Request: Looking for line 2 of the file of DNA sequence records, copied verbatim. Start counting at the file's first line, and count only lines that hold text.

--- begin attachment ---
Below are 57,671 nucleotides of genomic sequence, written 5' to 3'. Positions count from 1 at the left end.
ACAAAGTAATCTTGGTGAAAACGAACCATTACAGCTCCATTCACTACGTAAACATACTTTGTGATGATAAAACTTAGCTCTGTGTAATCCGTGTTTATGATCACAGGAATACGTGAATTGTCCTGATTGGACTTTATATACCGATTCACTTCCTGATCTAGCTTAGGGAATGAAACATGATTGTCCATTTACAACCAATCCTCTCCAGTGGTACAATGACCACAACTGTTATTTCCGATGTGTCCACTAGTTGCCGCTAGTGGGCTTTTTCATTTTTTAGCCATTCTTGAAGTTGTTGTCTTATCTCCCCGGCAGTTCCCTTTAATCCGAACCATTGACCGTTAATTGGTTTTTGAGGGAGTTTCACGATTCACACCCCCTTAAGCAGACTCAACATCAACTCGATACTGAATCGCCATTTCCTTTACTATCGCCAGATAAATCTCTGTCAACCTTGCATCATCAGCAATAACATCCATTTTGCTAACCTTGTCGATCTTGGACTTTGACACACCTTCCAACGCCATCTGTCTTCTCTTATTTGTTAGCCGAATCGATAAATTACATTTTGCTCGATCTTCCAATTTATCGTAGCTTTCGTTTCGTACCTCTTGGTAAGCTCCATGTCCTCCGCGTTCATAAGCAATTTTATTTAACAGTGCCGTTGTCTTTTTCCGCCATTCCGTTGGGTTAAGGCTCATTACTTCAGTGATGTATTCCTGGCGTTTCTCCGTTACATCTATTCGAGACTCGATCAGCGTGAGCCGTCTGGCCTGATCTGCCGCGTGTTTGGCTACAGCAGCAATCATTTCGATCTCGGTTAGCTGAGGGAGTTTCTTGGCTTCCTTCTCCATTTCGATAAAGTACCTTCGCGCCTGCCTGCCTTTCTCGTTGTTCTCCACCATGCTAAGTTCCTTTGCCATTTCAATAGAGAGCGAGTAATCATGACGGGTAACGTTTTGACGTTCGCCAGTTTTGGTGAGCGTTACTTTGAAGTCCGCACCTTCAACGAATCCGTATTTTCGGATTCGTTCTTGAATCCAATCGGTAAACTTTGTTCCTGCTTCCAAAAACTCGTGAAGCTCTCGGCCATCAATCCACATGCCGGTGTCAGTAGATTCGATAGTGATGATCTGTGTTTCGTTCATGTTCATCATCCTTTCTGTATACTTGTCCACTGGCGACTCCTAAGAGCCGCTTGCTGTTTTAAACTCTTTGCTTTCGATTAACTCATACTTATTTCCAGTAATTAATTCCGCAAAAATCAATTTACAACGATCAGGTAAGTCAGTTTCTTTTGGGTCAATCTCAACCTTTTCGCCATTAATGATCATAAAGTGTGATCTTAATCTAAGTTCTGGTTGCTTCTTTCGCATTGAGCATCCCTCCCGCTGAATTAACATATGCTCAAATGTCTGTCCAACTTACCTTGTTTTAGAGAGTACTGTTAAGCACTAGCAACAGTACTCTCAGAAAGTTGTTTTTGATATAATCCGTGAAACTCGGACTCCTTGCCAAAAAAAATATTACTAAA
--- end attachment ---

ACAAAGTAATCTTGGTGAAAACGAACCATTACAGCTCCATTCACTACGTAAACATACTTTGTGATGATAAAACTTAGCTCTGTGTAATCCGTGTTTATGATCACAGGAATACGTGAATTGTCCTGATTGGACTTTATATACCGATTCACTTCCTGATCTAGCTTAGGGAATGAAACATGATTGTCCATTTACAACCAATCCTCTCCAGTGGTACAATGACCACAACTGTTATTTCCGATGTGTCCACTAGTTGCCGCTAGTGGGCTTTTTCATTTTTTAGCCATTCTTGAAGTTGTTGTCTTATCTCCCCGGCAGTTCCCTTTAATCCGAACCATTGACCGTTAATTGGTTTTTGAGGGAGTTTCACGATTCACACCCCCTTAAGCAGACTCAACATCAACTCGATACTGAATCGCCATTTCCTTTACTATCGCCAGATAAATCTCTGTCAACCTTGCATCATCAGCAATAACATCCATTTTGCTAACCTTGTCGATCTTGGACTTTGACACACCTTCCAACGCCATCTGTCTTCTCTTATTTGTTAGCCGAATCGATAAATTACATTTTGCTCGATCTTCCAATTTATCGTAGCTTTCGTTTCGTACCTCTTGGTAAGCTCCATGTCCTCCGCGTTCATAAGCAATTTTATTTAACAGTGCCGTTGTCTTTTTCCGCCATTCCGTTGGGTTAAGGCTCATTACTTCAGTGATGTATTCCTGGCGTTTCTCCGTTACATCTATTCGAGACTCGATCAGCGTGAGCCGTCTGGCCTGATCTGCCGCGTGTTTGGCTACAGCAGCAATCATTTCGATCTCGGTTAGCTGAGGGAGTTTCTTGGCTTCCTTCTCCATTTCGATAAAGTACCTTCGCGCCTGCCTGCCTTTCTCGTTGTTCTCCACCATGCTAAGTTCCTTTGCCATTTCAATAGAGAGCGAGTAATCATGACGGGTAACGTTTTGACGTTCGCCAGTTTTGGTGAGCGTTACTTTGAAGTCCGCACCTTCAACGAATCCGTATTTTCGGATTCGTTCTTGAATCCAATCGGTAAACTTTGTTCCTGCTTCCAAAAACTCGTGAAGCTCTCGGCCATCAATCCACATGCCGGTGTCAGTAGATTCGATAGTGATGATCTGTGTTTCGTTCATGTTCATCATCCTTTCTGTATACTTGTCCACTGGCGACTCCTAAGAGCCGCTTGCTGTTTTAAACTCTTTGCTTTCGATTAACTCATACTTATTTCCAGTAATTAATTCCGCAAAAATCAATTTACAACGATCAGGTAAGTCAGTTTCTTTTGGGTCAATCTCAACCTTTTCGCCATTAATGATCATAAAGTGTGATCTTAATCTAAGTTCTGGTTGCTTCTTTCGCATTGAGCATCCCTCCCGCTGAATTAACATATGCTCAAATGTCTGTCCAACTTACCTTGTTTTAGAGAGTACTGTTAAGCACTAGCAACAGTACTCTCAGAAAGTTGTTTTTGATATAATCCGTGAAACTCGGACTCCTTGCCAAAAAAAATATTACTAAA